You once told me that you went and lived in the area SLAPPER was shot to immerse yourself. What was the process of casting the film?

Casting was tricky and took months. I had to cancel the first shoot as I didn’t have all the cast. The casting agents didn’t feel they had anyone who would work in the film, so I started street casting. A lot of the people were suspicious in the area we shot. I tried local theatre companies and drama schools but nothing much happened. I took out a little ad in the local newspaper over two months and found a couple of people that way, but was still short. A few people were found in a KFC and in the Morewell mall. Sapphire Blossom I found through an editing friend who knew of her from another short film. I spoke to friends who had connections in the location and those connections helped me find Maddy who plays Vegas, and Dylan Peck who plays Taylah’s best friend. Dylan helped me cast a lot of the remaining characters as he knows a lot of people locally. Big love to Dylan.

Narrative Short film is a super hard medium to get right and be successful in. A festival like Sundance receives over 8000 entries a year and only screens 70 films in this category. How aware of that were you when developing SLAPPER?

I was aware that it’s highly competitive and potentially unrewarding. I knew I wanted to get into Cannes or Sundance, that was the dream. I basically set my sights, dove in and worked away with no real expectation other than to see what happens.

Australia has a pretty great track record of impactful short films over the last 10 years. Why do you think that is?

We have a culture that supports shorts. There are a good number of festivals throughout Australia that celebrate shorts and they’ve helped launch director’s careers over the last 10 years. However, it seems like you need festival success overseas too to make the local industry fully take note.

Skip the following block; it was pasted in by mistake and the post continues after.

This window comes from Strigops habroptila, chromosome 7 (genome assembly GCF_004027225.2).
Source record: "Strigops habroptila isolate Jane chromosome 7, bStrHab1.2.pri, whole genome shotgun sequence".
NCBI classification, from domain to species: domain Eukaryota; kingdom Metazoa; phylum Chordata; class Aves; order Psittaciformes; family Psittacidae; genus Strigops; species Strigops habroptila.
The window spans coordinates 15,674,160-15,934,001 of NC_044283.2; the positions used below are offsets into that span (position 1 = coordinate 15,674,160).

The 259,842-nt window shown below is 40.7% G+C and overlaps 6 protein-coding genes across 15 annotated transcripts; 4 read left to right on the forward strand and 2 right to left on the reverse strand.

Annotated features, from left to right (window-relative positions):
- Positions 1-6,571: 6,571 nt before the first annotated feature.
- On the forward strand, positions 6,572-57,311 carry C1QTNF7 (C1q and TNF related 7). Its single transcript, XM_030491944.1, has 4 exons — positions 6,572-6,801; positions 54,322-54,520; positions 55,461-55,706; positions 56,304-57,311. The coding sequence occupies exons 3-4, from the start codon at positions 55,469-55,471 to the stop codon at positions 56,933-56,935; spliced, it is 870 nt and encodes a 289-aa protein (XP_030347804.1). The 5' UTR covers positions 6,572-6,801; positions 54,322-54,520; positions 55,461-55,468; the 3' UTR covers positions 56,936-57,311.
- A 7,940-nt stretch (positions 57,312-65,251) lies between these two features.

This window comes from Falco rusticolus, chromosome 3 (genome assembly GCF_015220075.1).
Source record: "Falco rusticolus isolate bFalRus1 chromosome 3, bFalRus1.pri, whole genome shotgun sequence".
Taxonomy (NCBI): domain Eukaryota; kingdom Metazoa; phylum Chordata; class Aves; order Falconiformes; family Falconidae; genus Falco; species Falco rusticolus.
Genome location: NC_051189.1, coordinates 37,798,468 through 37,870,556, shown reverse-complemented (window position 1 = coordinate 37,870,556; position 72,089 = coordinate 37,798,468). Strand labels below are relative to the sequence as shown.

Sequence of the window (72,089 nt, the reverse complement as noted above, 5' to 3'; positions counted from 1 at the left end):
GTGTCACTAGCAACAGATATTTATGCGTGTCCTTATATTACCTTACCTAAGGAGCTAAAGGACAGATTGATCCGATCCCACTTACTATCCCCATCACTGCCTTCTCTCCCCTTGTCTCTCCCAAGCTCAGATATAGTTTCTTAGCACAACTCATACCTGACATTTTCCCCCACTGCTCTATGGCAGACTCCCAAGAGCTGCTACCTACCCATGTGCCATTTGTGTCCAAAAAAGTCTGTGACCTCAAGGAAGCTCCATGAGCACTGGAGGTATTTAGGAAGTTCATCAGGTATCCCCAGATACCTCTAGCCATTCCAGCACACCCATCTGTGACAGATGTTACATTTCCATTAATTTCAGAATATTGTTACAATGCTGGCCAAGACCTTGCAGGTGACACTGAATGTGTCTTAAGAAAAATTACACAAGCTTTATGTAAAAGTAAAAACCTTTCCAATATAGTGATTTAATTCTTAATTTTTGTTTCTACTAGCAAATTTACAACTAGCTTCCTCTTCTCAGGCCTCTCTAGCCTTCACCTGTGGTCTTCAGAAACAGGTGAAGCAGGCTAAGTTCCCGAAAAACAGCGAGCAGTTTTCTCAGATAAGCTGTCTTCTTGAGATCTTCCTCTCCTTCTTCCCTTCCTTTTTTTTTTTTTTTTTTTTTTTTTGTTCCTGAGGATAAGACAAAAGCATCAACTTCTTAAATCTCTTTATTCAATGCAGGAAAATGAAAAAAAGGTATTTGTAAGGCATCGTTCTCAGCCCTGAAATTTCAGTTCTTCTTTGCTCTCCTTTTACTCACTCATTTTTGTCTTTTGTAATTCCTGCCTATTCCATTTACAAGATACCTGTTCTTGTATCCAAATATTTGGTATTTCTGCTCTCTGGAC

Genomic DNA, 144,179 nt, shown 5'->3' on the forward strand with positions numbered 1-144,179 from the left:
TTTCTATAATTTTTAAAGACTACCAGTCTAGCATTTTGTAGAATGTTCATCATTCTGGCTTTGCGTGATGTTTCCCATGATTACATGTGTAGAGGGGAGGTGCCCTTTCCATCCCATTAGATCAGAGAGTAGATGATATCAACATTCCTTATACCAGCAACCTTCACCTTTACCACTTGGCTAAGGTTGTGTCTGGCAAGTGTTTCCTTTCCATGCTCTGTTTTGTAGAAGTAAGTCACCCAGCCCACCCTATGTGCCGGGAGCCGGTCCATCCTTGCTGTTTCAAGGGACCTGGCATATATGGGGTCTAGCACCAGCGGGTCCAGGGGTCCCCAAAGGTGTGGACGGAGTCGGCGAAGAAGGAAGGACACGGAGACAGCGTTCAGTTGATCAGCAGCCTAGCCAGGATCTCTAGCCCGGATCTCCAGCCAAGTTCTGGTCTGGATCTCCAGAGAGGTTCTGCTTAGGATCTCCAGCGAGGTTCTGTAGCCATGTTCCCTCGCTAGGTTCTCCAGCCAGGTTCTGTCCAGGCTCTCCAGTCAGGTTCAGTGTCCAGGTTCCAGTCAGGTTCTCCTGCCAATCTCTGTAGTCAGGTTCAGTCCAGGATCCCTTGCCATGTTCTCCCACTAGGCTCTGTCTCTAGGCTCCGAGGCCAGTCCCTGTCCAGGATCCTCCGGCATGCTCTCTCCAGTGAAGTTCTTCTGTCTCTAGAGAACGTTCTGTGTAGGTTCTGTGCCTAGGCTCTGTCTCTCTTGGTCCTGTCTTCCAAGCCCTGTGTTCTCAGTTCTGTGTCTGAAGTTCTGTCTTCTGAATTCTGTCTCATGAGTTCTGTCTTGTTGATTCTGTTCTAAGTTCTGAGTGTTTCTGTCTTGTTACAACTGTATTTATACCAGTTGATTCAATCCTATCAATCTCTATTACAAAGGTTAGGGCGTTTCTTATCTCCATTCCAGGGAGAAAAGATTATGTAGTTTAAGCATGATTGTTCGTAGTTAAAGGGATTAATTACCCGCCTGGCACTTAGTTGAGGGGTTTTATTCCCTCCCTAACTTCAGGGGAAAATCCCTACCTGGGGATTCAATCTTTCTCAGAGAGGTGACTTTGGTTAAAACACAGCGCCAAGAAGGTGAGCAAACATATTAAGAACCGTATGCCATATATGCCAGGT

SLAPPER toured with a lot of festivals in the past year, both big and small. What was the most bizarre festival experience that you had?

The Pacific Meridian Film Festival in Vladivostok, Russia. Being on a three mast sailing ship in the middle of a beautiful harbour, drunk on Russian vodka with a fleet of young sailors with a 50-something, female, redhead shipmaster chasing me around the deck commanding me (in thick Russian) to eat cabbage soup was strange. I had an awesome time at that festival though and met some great filmmakers. I also met Yul Brenner’s son who was presenting the Yul Brenner Award, and Natasha Kinski, which was pretty inspiring.

Sean Baker, director of Tangerine and The Florida Project tweeted about his love for your film when it was released on the net last week. Does that sort of thing influence your work moving forward?

It blew my mind to have Sean Baker respond. It’s exciting that people have watched it who I wouldn’t have expected to. I’m not sure that it changes my creative ideology, but it feels encouraging for the film to be recognised in that way.

For more of Luci’s work, head over to her website or Vimeo.

We want to terrify you!